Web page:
The brutal mauling of a police officer by some soldiers of the Uaddarra Barracks, in the Adum central district of Kumasi, the Asante regional capital, must not go unpunished (See “Kumasi Soldiers Brutally Assault Police Officer” Starrfmonline.com / Modernghana.com 6/6/17).

Such dispiritingly uncivilized and undisciplined behavior among the ranks of the AK-47-toting members of the Ghana Armed Forces is almost as ancient as the foundation of the GAF itself. It peaked in the wake of the bloody mutiny led by then-Flt.-Lt. Jerry John Rawlings and his so-called Armed Forces Revolutionary Council (AFRC) in 1979.

 

While it may have remarkably abated, somewhat, since the inception of democratic governance in 1992, nevertheless, it is quite commonplace to witness members of the Ghana Armed Forces literally beat up and publicly humiliate the men and women of the Ghana Police Service (GPS). In the police-beating incident in Kumasi, we are told that a uniformed police officer – some accounts claim that it was a non-uniformed police detective – from the Regional Police Headquarters, which borders Uaddarra Barracks, also at Adum, had attempted to use a regularly thoroughfare linking both security establishements, only to be rudely ordered to turn back because it was too late in the evening for him to be using this thoroughfare. The unidentified police officer, we are told, was fully dressed in his uniform.

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I have personally lived in the old barracks of the 4th Battalion of Infantry, where one of my uncles, presently retired, was then the Deputy Padre, or Chaplain, so I know the area fairly well, although I have been out of the country for some three decades now.

 

Turning back would have unnecessarily lengthened the distance that the police officer had to walk. Besides, him being in uniform – or carrying an ID Card – ought to have made it obvious to his assailants that he had business to do in the vicinity. It well appears that these soldiers simply wanted to demonstrate their falsely perceived sense of personal and institutional superiority. If, indeed, it was too late for the police officer to use the thoroughfare and he had flatly refused to be pushed around, as many of our soldiers are well known to routinely do, at least the civilized rules of conduct dictated that these soldiers take the particulars of the police officer – or the victim – and report him to the Police Headquarters and to their own commander as well.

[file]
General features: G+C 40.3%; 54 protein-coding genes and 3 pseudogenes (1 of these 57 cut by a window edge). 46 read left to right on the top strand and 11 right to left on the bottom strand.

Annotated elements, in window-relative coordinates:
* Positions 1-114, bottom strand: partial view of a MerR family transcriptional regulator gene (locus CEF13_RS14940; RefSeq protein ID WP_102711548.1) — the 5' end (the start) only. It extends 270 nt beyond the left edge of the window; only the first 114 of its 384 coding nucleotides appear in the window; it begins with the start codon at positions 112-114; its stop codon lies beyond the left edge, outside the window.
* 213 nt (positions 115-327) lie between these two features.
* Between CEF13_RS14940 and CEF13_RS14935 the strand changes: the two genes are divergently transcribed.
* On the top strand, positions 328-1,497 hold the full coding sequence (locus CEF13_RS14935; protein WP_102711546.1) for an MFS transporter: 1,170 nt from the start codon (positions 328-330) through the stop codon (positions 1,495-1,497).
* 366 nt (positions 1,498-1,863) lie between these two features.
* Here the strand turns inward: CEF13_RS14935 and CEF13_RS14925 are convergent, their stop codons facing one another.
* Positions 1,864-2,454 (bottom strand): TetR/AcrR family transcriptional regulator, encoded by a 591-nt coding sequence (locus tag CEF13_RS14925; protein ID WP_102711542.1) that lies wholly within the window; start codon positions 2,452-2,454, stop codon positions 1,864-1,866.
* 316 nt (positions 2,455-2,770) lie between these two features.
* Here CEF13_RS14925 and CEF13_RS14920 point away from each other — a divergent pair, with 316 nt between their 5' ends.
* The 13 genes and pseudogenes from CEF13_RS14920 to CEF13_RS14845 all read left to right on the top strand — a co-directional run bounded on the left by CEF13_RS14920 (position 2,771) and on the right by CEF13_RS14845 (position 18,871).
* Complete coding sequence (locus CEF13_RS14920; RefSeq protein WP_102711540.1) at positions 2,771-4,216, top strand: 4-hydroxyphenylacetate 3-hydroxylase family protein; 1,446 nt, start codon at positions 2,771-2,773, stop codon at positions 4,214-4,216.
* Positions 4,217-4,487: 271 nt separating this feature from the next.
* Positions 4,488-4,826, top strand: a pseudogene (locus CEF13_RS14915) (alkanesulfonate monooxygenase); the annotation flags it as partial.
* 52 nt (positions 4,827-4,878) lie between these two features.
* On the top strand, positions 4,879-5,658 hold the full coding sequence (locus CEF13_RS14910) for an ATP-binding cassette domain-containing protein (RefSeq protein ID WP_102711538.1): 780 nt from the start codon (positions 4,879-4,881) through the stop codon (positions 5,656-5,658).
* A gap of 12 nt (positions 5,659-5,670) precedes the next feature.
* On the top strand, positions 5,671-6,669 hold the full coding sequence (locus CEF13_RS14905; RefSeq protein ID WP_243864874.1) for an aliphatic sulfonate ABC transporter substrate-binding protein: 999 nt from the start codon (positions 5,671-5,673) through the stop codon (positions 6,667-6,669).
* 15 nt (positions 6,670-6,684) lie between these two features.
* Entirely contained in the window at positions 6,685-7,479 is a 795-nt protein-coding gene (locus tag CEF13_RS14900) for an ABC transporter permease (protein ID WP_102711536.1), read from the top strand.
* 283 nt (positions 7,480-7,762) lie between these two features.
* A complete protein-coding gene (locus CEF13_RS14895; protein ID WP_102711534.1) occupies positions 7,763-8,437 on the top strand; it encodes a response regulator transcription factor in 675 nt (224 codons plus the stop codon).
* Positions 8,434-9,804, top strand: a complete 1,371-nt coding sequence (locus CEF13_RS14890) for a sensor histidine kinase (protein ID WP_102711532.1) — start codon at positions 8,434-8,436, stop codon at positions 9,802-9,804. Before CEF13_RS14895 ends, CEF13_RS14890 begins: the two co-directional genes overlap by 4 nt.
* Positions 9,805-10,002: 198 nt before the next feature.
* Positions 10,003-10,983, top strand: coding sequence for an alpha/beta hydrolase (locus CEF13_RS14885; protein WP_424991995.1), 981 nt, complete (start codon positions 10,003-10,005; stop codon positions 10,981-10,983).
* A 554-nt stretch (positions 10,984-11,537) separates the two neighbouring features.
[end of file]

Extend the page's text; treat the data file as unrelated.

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Taking the law into their hands, literally, as these soldiers are reported to have done, gives some justification to some of the occasional attacks unleashed at these soldiers by members of the civilian population. It also seriously undermines the national trauma recently occasioned by the brutal mauling death of Capt. Maxwell Adam Mahama, posthumously promoted to the senior rank of Major, at Denkyira-Obuasi, Central Region, on Monday, May 29. We are told that the badly beaten police officer is responding to treatment at the Komfo Anokye Teaching Hospital (KATH), even as officers of the Asante Region’s Central Police Command investigate the matter.

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Whatever the outcome of investigations, the soldiers who allegedly so severely assaulted the lone police officer must be promptly disciplined to the fullest extent permitted by law, including prison sentences and dishonorable discharge from the Ghana Armed Forces. Our soldiers have a responsibility to hold themselves up to the highest moral and professional standards. Our police men and women must be respected by our men and women in military uniform. It is a major part of the reason why the members of our police service are having a hard time commanding the respect and cooperation of the members of the general civilian population.

 

By Kwame Okoampa-Ahoofe, Jr., Ph.D.

English Department, SUNY-Nassau

Garden City, New York